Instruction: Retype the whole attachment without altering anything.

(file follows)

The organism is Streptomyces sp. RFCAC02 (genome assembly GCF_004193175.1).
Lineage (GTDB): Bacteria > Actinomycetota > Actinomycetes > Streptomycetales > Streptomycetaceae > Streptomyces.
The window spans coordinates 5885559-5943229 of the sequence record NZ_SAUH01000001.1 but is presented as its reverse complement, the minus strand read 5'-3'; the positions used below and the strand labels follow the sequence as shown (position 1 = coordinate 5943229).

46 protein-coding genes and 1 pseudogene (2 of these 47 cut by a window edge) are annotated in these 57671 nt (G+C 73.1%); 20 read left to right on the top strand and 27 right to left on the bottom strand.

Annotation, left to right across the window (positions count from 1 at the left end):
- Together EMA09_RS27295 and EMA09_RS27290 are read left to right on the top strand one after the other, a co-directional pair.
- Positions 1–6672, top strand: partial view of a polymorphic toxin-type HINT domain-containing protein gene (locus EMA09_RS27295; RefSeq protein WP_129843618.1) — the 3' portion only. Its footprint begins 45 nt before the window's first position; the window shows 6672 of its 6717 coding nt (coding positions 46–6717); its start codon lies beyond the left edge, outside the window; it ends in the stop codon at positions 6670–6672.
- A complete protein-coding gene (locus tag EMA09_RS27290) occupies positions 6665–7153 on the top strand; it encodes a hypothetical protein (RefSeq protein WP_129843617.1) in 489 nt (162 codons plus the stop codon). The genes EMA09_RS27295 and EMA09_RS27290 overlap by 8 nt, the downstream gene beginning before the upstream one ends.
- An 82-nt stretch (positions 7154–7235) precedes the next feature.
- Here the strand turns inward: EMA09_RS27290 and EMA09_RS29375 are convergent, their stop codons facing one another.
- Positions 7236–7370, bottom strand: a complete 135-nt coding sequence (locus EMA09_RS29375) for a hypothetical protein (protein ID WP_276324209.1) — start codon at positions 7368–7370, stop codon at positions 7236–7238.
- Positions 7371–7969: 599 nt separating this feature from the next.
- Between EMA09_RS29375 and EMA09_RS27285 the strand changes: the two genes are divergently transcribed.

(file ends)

The organism is Streptomyces sp. RFCAC02 (genome assembly GCF_004193175.1).
Lineage (GTDB): Bacteria > Actinomycetota > Actinomycetes > Streptomycetales > Streptomycetaceae > Streptomyces.
The window spans coordinates 5885559-5943229 of the sequence record NZ_SAUH01000001.1 but is presented as its reverse complement, the minus strand read 5'-3'; the positions used below and the strand labels follow the sequence as shown (position 1 = coordinate 5943229).

46 protein-coding genes and 1 pseudogene (2 of these 47 cut by a window edge) are annotated in these 57671 nt (G+C 73.1%); 20 read left to right on the top strand and 27 right to left on the bottom strand.

Annotation, left to right across the window (positions count from 1 at the left end):
- Together EMA09_RS27295 and EMA09_RS27290 are read left to right on the top strand one after the other, a co-directional pair.
- Positions 1–6672, top strand: partial view of a polymorphic toxin-type HINT domain-containing protein gene (locus EMA09_RS27295; RefSeq protein WP_129843618.1) — the 3' portion only. Its footprint begins 45 nt before the window's first position; the window shows 6672 of its 6717 coding nt (coding positions 46–6717); its start codon lies beyond the left edge, outside the window; it ends in the stop codon at positions 6670–6672.
- A complete protein-coding gene (locus tag EMA09_RS27290) occupies positions 6665–7153 on the top strand; it encodes a hypothetical protein (RefSeq protein WP_129843617.1) in 489 nt (162 codons plus the stop codon). The genes EMA09_RS27295 and EMA09_RS27290 overlap by 8 nt, the downstream gene beginning before the upstream one ends.
- An 82-nt stretch (positions 7154–7235) precedes the next feature.
- Here the strand turns inward: EMA09_RS27290 and EMA09_RS29375 are convergent, their stop codons facing one another.
- Positions 7236–7370, bottom strand: a complete 135-nt coding sequence (locus EMA09_RS29375) for a hypothetical protein (protein ID WP_276324209.1) — start codon at positions 7368–7370, stop codon at positions 7236–7238.
- Positions 7371–7969: 599 nt separating this feature from the next.
- Between EMA09_RS29375 and EMA09_RS27285 the strand changes: the two genes are divergently transcribed.